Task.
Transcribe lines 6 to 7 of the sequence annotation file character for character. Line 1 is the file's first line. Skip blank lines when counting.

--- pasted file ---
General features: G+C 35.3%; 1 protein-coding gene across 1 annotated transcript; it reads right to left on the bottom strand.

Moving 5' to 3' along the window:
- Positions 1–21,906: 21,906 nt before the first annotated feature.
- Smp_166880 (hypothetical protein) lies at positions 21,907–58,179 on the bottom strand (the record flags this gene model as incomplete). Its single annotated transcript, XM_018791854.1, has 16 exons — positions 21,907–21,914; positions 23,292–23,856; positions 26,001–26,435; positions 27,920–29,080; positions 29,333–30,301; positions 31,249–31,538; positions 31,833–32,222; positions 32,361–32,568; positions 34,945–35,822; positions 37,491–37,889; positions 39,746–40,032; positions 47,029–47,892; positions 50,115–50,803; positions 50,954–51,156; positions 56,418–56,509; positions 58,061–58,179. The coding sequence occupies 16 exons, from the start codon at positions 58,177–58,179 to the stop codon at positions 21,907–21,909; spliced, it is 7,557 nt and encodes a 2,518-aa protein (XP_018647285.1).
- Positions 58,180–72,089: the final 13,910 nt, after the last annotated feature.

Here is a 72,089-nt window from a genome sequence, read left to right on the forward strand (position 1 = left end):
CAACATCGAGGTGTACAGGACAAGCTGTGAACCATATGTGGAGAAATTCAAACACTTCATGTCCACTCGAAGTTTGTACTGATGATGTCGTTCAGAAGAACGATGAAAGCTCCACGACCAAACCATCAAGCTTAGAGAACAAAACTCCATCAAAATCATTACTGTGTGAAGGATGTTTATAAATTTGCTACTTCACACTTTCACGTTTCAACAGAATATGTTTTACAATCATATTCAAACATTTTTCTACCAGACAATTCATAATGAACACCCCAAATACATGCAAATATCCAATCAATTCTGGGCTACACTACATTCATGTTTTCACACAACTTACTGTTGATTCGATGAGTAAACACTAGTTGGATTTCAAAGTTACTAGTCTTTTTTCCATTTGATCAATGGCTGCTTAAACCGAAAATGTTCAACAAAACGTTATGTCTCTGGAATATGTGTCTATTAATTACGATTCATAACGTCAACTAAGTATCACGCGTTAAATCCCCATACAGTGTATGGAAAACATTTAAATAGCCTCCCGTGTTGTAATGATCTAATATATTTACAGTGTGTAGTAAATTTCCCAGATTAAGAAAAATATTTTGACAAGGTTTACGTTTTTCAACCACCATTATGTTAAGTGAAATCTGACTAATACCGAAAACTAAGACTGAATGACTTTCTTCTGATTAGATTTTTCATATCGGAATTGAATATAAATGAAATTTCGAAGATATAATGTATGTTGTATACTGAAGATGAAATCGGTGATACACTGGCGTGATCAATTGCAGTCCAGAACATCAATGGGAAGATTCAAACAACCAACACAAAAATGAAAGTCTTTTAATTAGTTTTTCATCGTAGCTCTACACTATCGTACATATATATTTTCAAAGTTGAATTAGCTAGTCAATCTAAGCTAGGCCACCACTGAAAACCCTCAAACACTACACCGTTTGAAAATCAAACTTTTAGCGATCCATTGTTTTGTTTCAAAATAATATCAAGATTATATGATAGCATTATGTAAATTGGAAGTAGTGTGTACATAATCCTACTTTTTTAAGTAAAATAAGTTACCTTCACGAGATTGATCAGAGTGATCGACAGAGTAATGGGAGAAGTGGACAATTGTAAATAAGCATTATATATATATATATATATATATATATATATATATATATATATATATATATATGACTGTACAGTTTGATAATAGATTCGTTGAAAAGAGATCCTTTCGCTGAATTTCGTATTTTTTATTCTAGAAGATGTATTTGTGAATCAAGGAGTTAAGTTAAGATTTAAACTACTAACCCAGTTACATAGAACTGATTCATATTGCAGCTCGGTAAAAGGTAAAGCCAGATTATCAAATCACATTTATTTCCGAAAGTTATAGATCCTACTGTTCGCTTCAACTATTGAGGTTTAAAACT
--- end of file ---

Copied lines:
Here is a 72,089-nt window from a genome sequence, read left to right on the forward strand (position 1 = left end):
CAACATCGAGGTGTACAGGACAAGCTGTGAACCATATGTGGAGAAATTCAAACACTTCATGTCCACTCGAAGTTTGTACTGATGATGTCGTTCAGAAGAACGATGAAAGCTCCACGACCAAACCATCAAGCTTAGAGAACAAAACTCCATCAAAATCATTACTGTGTGAAGGATGTTTATAAATTTGCTACTTCACACTTTCACGTTTCAACAGAATATGTTTTACAATCATATTCAAACATTTTTCTACCAGACAATTCATAATGAACACCCCAAATACATGCAAATATCCAATCAATTCTGGGCTACACTACATTCATGTTTTCACACAACTTACTGTTGATTCGATGAGTAAACACTAGTTGGATTTCAAAGTTACTAGTCTTTTTTCCATTTGATCAATGGCTGCTTAAACCGAAAATGTTCAACAAAACGTTATGTCTCTGGAATATGTGTCTATTAATTACGATTCATAACGTCAACTAAGTATCACGCGTTAAATCCCCATACAGTGTATGGAAAACATTTAAATAGCCTCCCGTGTTGTAATGATCTAATATATTTACAGTGTGTAGTAAATTTCCCAGATTAAGAAAAATATTTTGACAAGGTTTACGTTTTTCAACCACCATTATGTTAAGTGAAATCTGACTAATACCGAAAACTAAGACTGAATGACTTTCTTCTGATTAGATTTTTCATATCGGAATTGAATATAAATGAAATTTCGAAGATATAATGTATGTTGTATACTGAAGATGAAATCGGTGATACACTGGCGTGATCAATTGCAGTCCAGAACATCAATGGGAAGATTCAAACAACCAACACAAAAATGAAAGTCTTTTAATTAGTTTTTCATCGTAGCTCTACACTATCGTACATATATATTTTCAAAGTTGAATTAGCTAGTCAATCTAAGCTAGGCCACCACTGAAAACCCTCAAACACTACACCGTTTGAAAATCAAACTTTTAGCGATCCATTGTTTTGTTTCAAAATAATATCAAGATTATATGATAGCATTATGTAAATTGGAAGTAGTGTGTACATAATCCTACTTTTTTAAGTAAAATAAGTTACCTTCACGAGATTGATCAGAGTGATCGACAGAGTAATGGGAGAAGTGGACAATTGTAAATAAGCATTATATATATATATATATATATATATATATATATATATATATATATATATATATGACTGTACAGTTTGATAATAGATTCGTTGAAAAGAGATCCTTTCGCTGAATTTCGTATTTTTTATTCTAGAAGATGTATTTGTGAATCAAGGAGTTAAGTTAAGATTTAAACTACTAACCCAGTTACATAGAACTGATTCATATTGCAGCTCGGTAAAAGGTAAAGCCAGATTATCAAATCACATTTATTTCCGAAAGTTATAGATCCTACTGTTCGCTTCAACTATTGAGGTTTAAAACT